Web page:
The ScareHouse in Pittsburgh, PA has a reputation for being one of the scariest Halloween attractions in the US. Every year, they prepare a series of walk-through adventures designed to scare the living daylights out of you while at the same time impressing you with the level of detail.
This year, they’re trying something with a scifi twist. It’s a steampunk themed saga called Rampage and The ScareHouse’s creative director, Scott Simmons, came on by to tell us about it.
How did the whole steampunk idea come about?
Scott: Last year, many of us on the design team realized that we had all been fans of the kinds of designs that fall under the steampunk genre without even realizing what it was called. We were constantly building boiler rooms and industrial areas that were heavily influenced by Disney’s film version of 20,000 Leagues under the Sea or drawings of Victorian-era machinery or other concept art we would find online.
In 2008, we created a 3-D haunted house that was inspired by cyber-goth culture as well as techno/rave dance clubs and it was (and still is) a huge hit with our fans. It really gave us the courage to push the idea of what you can do within a haunted attraction, and to really create something that was based around a much more in-depth “story” and environment.
RAMPAGE is the last haunt our guests experience, and we knew we wanted it to be much more aggressive and hard-hitting that anything we had done before. Our attraction is very large, and I think you need to keep altering the kind of experience they have or else it can become a little tedious. , “Hall of Nightmares” is more slow and creepy, “Delirium 3-D” is more fun and energetic, and last year it felt like our 3rd haunt was just too slow-paced. We needed something that would really push and pump-up customers.
This isn’t your typical Halloween maze, right? Rampage tells a story.
Scott: Our attraction has a definite story. The idea is that the workers and scholars within this facility have been oppressed and victimized by The DieRector and his well-armed security forces for years, but now they have finally risen up to fight for freedom.
In 2008 we had introduced two characters with heavy steampunk influences (“Daphnie” and “The DieRector”) and they were instantly popular, so we thought it would be fun to expand their mythology and create an entire attraction around them… while also giving ourselves the freedom to create an attraction that exists with a kind of industrial warzone. I think many of the steampunk characters and stories tend to be very Victorian and refined.. we thought it would be fun to create a world that was supposed to be tightly ordered and sophisticated, but then just exploded into chaos. Bullets fly, mutants are released, and you – as a customer – are trapped in the cross-fire.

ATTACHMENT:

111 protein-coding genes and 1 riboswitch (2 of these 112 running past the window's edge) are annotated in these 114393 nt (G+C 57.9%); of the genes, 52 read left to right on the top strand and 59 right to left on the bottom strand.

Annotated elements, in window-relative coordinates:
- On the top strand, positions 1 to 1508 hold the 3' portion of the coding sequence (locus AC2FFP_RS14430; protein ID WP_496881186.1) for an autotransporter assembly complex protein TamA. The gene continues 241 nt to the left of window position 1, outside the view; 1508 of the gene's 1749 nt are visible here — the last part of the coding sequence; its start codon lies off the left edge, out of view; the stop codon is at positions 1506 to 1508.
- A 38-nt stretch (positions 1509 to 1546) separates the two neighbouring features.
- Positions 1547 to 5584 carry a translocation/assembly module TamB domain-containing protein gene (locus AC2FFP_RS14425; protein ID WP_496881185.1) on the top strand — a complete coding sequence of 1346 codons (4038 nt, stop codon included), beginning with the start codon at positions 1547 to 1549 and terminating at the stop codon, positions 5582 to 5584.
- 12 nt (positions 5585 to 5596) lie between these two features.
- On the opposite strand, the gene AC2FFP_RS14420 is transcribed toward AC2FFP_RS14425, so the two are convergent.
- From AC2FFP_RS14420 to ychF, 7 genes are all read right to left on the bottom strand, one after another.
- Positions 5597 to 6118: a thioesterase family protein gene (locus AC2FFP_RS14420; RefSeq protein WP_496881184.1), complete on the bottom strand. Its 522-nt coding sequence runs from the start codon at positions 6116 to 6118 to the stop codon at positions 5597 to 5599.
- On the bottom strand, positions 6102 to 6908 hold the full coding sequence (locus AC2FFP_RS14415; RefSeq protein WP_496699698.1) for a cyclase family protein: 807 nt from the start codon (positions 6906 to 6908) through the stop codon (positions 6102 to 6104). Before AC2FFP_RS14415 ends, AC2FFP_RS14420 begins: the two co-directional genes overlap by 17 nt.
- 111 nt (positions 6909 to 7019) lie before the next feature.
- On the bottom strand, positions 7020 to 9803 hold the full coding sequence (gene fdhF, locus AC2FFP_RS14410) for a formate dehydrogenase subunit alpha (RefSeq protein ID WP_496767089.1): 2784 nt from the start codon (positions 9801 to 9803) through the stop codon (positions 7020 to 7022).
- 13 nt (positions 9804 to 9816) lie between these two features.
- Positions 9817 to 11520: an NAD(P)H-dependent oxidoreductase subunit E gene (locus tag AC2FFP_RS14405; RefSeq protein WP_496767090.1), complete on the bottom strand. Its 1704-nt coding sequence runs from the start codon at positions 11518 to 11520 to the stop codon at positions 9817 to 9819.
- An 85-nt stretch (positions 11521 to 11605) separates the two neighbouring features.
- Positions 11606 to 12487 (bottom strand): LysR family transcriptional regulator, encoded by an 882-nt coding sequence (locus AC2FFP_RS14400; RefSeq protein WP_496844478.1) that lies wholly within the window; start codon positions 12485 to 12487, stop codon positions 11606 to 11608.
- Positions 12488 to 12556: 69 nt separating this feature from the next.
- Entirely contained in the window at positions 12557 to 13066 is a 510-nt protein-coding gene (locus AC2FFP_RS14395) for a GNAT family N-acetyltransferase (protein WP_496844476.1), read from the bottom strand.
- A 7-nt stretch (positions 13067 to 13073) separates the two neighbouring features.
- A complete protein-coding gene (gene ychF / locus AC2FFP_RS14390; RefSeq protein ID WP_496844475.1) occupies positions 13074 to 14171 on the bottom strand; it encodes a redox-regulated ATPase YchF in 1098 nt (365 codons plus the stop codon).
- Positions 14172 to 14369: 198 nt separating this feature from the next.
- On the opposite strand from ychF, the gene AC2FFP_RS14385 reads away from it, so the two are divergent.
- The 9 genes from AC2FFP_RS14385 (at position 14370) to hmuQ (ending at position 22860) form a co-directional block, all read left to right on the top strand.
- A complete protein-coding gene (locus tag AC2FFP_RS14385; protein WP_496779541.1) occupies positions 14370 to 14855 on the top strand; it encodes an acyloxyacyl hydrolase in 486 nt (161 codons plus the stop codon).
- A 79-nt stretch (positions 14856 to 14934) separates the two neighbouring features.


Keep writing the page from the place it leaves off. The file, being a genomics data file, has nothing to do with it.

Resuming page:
How do you see this scifi theme in relation to the typical horror style haunted house? Any film or art in particular that influenced your design?
Scott: The challenge is to be faithful to this high-concept idea, and to really ramp-up the action and technology inside the world we’re creating … while also creating something scary and menacing. Certainly the first ALIEN was a huge influence. We wanted our sets to look as organic and “lived in” as possible, which means that we are constantly adding layers and layers of detail and distressing to everything. Most of RAMPAGE has the kind of well-worn feel of the nostromo or the various sets from SERENITY. We try to convey the idea that you’re in the bowels with the working class, and everything is covered in grime.
We’re also huge fans of the BIOSHOCK video game, which is a perfect combination of technology and terror. That game heavily influences other parts of the attraction, with the concept that certain sets looked very pristine and clean … until the carnage and fighting started. Now the lights are broken, nothing’s working right, and you know that all kinds of bad things are hiding in the dark to get you.
With so many Halloween attractions popping up all over the US, what makes The ScareHouse unique?
Scott: I think that many haunted house designers, just like many Hollywood producers, can sometimes fall back on the same clichés and ideas that have driven entertainment for so many years. I’m not saying that there’s anything wrong with haunted mansions, killer clowns, or chainsaw maniacs… but why not add something new and unique when bringing those environments to life? Create your own killer clown instead of copying “Pennywise,” or mix up influences from radically different genres to see what happens! There are so many talented artists and fantastic resources available, so why would anyone choose to try and create something that so many of us have all seen so many times before? I don’t want to spend months trying to re-create the same sets and characters from a popular movie, I would much rather create unique worlds and experiences that can only exist at The ScareHouse.
If you live in the Pittsburgh area, please do visit The ScareHouse and tell Scott and the crew that SFUniverse sent you (then come back here and tell us all about it). Even if you don’t live in the area, visit The ScareHouse website for a behind the scenes look at Rampage and their other spooky Halloween attractions.
Photos courtesy of The ScareHouse